The Graduate Student Council (GSC) introduced specific priorities to guide advocacy for University healthcare reform and raised concerns about the lack of graduate student representation on University-wide committees during its Wednesday meeting.
Several councilors said the council’s top priority regarding healthcare reform should be ensuring that every department that funds Ph.D. students also provides them fully subsidized healthcare. Not all departments provide a 100 percent subsidy on healthcare, according to GSC co-chair and fifth-year Ph.D. communication student Sanna Ali. Some departments have even downsized the size of their cohorts to fully cover healthcare for their students.
GSC councilor and fifth-year modern thought and literature Ph.D. student Jamie Fine expressed concerns about creating a list of priorities that would apply to all graduate students. Rather than focus on a 100% subsidy, which is an issue only for Ph.D. students in specific departments, Fine said the GSC should prioritize requesting greater choice regarding graduate students’ healthcare plans.
“I think the biggest question is, what can they do with our Cardinal Care?” Fine said. “How can they tweak that option to give us more choice?”
Fine called attention to the wide range of graduate student concerns regarding healthcare, which include questions of whether specific types of healthcare providers are available to students and what specifically is being covered by student healthcare plans. Giving students the flexibility to make their own choices, Fine said, would be the best way of addressing these concerns.
Several councilors also pointed out that while most of those on Cardinal Care are fully funded Ph.D. students, the majority of the graduate student population are not Ph.D. students, and that these other students should also be kept in mind as the Council formulates its advocacy plan. Decreasing premium prices was mentioned as one possible way of helping Ph.D. and non-Ph.D. students alike, with multiple councilors noting that high premiums lead to low healthcare participation, which in turn leads to higher premiums.
Ali emphasized the importance of graduate student committees as a way to directly gauge different healthcare needs. Yet Ali and other councilors also pointed out that the lack of graduate student representation on University-wide committees is a serious issue, particularly in the wake of the University’s release of its DEI survey results.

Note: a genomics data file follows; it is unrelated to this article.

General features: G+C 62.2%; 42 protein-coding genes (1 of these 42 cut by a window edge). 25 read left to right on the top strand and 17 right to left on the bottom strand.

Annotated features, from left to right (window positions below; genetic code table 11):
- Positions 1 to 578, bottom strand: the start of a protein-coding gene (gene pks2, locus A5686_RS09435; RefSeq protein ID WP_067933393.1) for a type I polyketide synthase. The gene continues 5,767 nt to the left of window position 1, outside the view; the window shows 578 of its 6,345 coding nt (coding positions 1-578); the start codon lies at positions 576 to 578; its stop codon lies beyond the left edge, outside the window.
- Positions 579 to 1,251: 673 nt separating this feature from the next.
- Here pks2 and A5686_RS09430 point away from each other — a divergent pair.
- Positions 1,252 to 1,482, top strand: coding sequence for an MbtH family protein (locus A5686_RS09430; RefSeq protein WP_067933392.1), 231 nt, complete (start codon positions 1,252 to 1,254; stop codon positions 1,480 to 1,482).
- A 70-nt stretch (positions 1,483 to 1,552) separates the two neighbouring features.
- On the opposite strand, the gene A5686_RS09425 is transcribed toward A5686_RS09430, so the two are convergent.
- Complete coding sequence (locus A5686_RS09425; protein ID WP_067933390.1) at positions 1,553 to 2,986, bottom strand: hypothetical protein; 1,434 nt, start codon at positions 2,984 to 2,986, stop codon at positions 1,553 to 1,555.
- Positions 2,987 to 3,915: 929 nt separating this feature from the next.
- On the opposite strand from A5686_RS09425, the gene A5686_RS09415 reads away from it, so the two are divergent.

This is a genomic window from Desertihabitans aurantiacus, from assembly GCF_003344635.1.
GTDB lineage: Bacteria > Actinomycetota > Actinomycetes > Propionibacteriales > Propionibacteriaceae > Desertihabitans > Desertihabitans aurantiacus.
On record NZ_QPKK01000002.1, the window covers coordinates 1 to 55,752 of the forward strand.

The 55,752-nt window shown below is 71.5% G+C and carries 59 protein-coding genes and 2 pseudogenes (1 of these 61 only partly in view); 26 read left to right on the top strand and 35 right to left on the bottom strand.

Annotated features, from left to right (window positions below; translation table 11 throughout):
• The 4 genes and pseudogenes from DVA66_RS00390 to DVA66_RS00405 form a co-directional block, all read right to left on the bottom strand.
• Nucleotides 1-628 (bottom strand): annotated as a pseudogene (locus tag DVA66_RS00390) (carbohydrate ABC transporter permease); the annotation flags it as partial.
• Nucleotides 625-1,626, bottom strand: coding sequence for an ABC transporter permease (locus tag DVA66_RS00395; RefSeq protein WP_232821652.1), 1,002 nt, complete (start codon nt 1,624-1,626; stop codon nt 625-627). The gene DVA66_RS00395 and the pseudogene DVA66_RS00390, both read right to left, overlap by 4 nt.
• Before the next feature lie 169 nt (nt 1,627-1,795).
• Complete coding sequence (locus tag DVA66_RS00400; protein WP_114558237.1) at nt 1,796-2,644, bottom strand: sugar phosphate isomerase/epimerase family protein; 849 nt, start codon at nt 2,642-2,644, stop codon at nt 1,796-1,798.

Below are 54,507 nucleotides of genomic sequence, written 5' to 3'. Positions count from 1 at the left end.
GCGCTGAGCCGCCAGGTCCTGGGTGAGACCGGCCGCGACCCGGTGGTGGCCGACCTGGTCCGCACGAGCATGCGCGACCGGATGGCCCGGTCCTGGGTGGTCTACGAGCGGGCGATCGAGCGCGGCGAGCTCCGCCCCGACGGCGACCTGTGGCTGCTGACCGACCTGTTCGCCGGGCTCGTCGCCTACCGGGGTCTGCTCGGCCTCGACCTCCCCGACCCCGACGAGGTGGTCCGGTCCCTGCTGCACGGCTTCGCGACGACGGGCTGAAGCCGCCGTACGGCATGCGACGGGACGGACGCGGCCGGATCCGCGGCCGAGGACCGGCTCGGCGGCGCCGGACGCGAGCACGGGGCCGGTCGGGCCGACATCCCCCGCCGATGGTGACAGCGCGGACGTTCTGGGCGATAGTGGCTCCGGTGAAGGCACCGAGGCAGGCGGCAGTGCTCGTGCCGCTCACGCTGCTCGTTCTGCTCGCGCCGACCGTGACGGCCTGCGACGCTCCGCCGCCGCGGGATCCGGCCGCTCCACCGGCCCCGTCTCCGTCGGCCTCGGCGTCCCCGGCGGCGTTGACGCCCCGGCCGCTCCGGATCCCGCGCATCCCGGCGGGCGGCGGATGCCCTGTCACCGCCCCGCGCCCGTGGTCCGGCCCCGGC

Councilors learned at their meeting that the University’s IDEAL DEI survey committee included just one graduate student, a coterminal student whom councilors felt did not adequately represent the graduate student community. They said that there was a significant difference between the experiences of coterminal and graduate students and that this reflected a bias towards students who had been at Stanford for longer.
Fine said that the issue of representation in the IDEAL DEI survey committee is indicative of a larger trend at Stanford where graduate students have been generally unwilling to take on committee positions due to time and money constraints.
“These voices are not being heard because they quite frankly do not have the time,” Fine said. “And they don’t have that time because they need to focus on making money and taking care of themselves.”
Haleigh Quinn ’22, a commissioner for the Nominations Commission (NomCom), said the commission labeled coterminal students as graduate students for the purposes of nomination to University committees. Quinn also thanked the GSC for its feedback regarding graduate student representation and added that NomCom had not previously considered the question of whether coterminal students could properly represent the graduate student community.
“The Nominations Commission is not in any way conspiring to keep graduate students off these committees,” Quinn said. “We’re very committed to ensuring that all students are represented.”